Fluid intake in urban China: results of the 2016 Liq.In 7 national cross-sectional surveys

N. Zhang, C. Morin, I. Guelinckx, L. A. Moreno, S. A. Kavouras, J. Gandy, H. Martinez, J. Salas-Salvadó, G. Ma

Research output: Contribution to journalArticlepeer-review

13 Scopus citations


Purpose: To describe total fluid intake (TFI) and types of fluid consumed in urban China by age, gender, regions and city socioeconomic status relative to the adequate intakes (AI) set by the Chinese Nutrition Society. Methods: In 2016, participants aged 4–9, 10–17 and 18–55 years were recruited via a door-to-door approach in 27 cities in China. In total, 2233 participants were included. The volumes and sources of TFI were collected using the Liq.In7 record, assisted by a photographic booklet of standard fluid containers. Results: The mean daily TFI among children, adolescents and adults were 966, 1177 and 1387 mL, respectively. In each age group, TFI was significantly higher in male vs female (981 vs 949, 1240 vs 1113, 1442 vs 1332; mL). Approximately 45, 36 and 28% of children, adolescents and adults reached the AI. Although plain water was the highest contributor to TFI, the contribution of sugar sweetened beverages (SSB) was ranked in the top three together with water and milk and derivatives. Approximately 27, 48 and 47% of children, adolescents and adults consumed more than one serving of SSB per day, respectively. Conclusions: A relatively large proportion of participants did not drink enough to meet the AI in urban China. Many children, adolescents and adults consumed more than one serving of SSB per day. A majority of children, adolescents and adults in the study population do not meet both quantitative and qualitative fluid intake requirements, and signal socioeconomic disparities.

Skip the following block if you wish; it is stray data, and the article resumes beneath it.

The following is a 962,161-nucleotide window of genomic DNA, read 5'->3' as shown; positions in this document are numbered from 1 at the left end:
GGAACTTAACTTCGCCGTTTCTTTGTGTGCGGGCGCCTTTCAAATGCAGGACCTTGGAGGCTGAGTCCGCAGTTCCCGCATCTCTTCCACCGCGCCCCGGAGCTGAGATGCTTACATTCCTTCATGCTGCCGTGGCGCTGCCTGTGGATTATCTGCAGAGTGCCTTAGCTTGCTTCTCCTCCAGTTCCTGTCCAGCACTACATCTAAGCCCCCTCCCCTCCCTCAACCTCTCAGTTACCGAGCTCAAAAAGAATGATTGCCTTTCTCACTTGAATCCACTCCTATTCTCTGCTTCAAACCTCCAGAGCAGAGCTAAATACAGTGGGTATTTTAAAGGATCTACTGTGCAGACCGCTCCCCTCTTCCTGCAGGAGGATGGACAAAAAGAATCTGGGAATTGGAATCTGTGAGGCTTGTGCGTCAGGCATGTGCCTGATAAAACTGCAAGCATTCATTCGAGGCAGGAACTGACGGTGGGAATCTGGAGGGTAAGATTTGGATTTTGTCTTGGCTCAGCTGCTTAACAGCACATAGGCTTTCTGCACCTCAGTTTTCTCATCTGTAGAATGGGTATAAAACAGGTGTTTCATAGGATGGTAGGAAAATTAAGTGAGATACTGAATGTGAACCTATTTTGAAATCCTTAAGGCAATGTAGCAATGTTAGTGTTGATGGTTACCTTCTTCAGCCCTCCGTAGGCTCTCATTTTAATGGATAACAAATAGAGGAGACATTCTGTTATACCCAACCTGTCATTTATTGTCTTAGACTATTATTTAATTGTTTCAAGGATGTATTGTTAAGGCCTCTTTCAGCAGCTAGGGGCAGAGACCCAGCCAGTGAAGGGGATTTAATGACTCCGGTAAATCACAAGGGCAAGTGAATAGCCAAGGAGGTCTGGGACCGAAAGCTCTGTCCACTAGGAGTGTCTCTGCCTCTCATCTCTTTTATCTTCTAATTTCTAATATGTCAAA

Original languageEnglish (US)
Pages (from-to)77-88
Number of pages12
JournalEuropean Journal of Nutrition
StatePublished - Jun 1 2018
Externally publishedYes


  • Adequate water intake
  • Fluid types
  • Healthy hydration
  • Sugar sweetened beverages

ASJC Scopus subject areas

  • Medicine (miscellaneous)
  • Nutrition and Dietetics


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